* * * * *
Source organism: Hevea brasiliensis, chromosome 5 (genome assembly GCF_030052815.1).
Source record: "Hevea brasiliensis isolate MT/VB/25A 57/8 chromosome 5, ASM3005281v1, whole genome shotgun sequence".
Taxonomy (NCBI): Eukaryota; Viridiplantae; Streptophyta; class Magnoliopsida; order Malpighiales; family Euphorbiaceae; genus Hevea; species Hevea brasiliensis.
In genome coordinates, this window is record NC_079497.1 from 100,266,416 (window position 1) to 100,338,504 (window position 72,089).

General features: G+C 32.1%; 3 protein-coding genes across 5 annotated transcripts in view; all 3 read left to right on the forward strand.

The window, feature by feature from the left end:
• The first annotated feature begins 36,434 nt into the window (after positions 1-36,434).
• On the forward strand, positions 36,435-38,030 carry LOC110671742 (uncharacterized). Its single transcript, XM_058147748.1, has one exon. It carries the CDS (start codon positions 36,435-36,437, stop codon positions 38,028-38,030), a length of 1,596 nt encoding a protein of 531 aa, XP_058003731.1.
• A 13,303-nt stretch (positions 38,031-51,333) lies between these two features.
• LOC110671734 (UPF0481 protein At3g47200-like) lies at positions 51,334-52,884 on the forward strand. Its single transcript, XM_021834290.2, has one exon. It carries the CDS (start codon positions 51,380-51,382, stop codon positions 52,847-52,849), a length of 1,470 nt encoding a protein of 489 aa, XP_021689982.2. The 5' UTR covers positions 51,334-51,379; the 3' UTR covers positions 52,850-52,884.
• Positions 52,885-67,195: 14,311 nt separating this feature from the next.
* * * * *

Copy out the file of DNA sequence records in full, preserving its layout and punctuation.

Source organism: Hevea brasiliensis, chromosome 5 (genome assembly GCF_030052815.1).
Source record: "Hevea brasiliensis isolate MT/VB/25A 57/8 chromosome 5, ASM3005281v1, whole genome shotgun sequence".
Taxonomy (NCBI): Eukaryota; Viridiplantae; Streptophyta; class Magnoliopsida; order Malpighiales; family Euphorbiaceae; genus Hevea; species Hevea brasiliensis.
In genome coordinates, this window is record NC_079497.1 from 100,266,416 (window position 1) to 100,338,504 (window position 72,089).

General features: G+C 32.1%; 3 protein-coding genes across 5 annotated transcripts in view; all 3 read left to right on the forward strand.

The window, feature by feature from the left end:
• The first annotated feature begins 36,434 nt into the window (after positions 1-36,434).
• On the forward strand, positions 36,435-38,030 carry LOC110671742 (uncharacterized). Its single transcript, XM_058147748.1, has one exon. It carries the CDS (start codon positions 36,435-36,437, stop codon positions 38,028-38,030), a length of 1,596 nt encoding a protein of 531 aa, XP_058003731.1.
• A 13,303-nt stretch (positions 38,031-51,333) lies between these two features.
• LOC110671734 (UPF0481 protein At3g47200-like) lies at positions 51,334-52,884 on the forward strand. Its single transcript, XM_021834290.2, has one exon. It carries the CDS (start codon positions 51,380-51,382, stop codon positions 52,847-52,849), a length of 1,470 nt encoding a protein of 489 aa, XP_021689982.2. The 5' UTR covers positions 51,334-51,379; the 3' UTR covers positions 52,850-52,884.
• Positions 52,885-67,195: 14,311 nt separating this feature from the next.